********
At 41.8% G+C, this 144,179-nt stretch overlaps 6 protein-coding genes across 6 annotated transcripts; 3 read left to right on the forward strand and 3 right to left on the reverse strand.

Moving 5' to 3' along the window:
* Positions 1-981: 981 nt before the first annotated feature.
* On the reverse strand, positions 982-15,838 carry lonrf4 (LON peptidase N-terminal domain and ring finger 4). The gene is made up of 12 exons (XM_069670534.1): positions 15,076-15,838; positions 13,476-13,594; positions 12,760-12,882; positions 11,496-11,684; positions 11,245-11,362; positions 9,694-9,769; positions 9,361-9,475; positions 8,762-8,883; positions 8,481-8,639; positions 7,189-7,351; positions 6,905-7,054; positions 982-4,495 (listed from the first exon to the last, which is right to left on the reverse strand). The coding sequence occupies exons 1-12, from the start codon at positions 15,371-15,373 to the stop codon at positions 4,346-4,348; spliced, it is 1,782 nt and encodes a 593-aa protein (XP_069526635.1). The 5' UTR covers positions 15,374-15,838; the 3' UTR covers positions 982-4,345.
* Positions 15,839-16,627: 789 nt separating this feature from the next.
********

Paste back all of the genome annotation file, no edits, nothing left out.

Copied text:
At 41.8% G+C, this 144,179-nt stretch overlaps 6 protein-coding genes across 6 annotated transcripts; 3 read left to right on the forward strand and 3 right to left on the reverse strand.

Moving 5' to 3' along the window:
* Positions 1-981: 981 nt before the first annotated feature.
* On the reverse strand, positions 982-15,838 carry lonrf4 (LON peptidase N-terminal domain and ring finger 4). The gene is made up of 12 exons (XM_069670534.1): positions 15,076-15,838; positions 13,476-13,594; positions 12,760-12,882; positions 11,496-11,684; positions 11,245-11,362; positions 9,694-9,769; positions 9,361-9,475; positions 8,762-8,883; positions 8,481-8,639; positions 7,189-7,351; positions 6,905-7,054; positions 982-4,495 (listed from the first exon to the last, which is right to left on the reverse strand). The coding sequence occupies exons 1-12, from the start codon at positions 15,371-15,373 to the stop codon at positions 4,346-4,348; spliced, it is 1,782 nt and encodes a 593-aa protein (XP_069526635.1). The 5' UTR covers positions 15,374-15,838; the 3' UTR covers positions 982-4,345.
* Positions 15,839-16,627: 789 nt separating this feature from the next.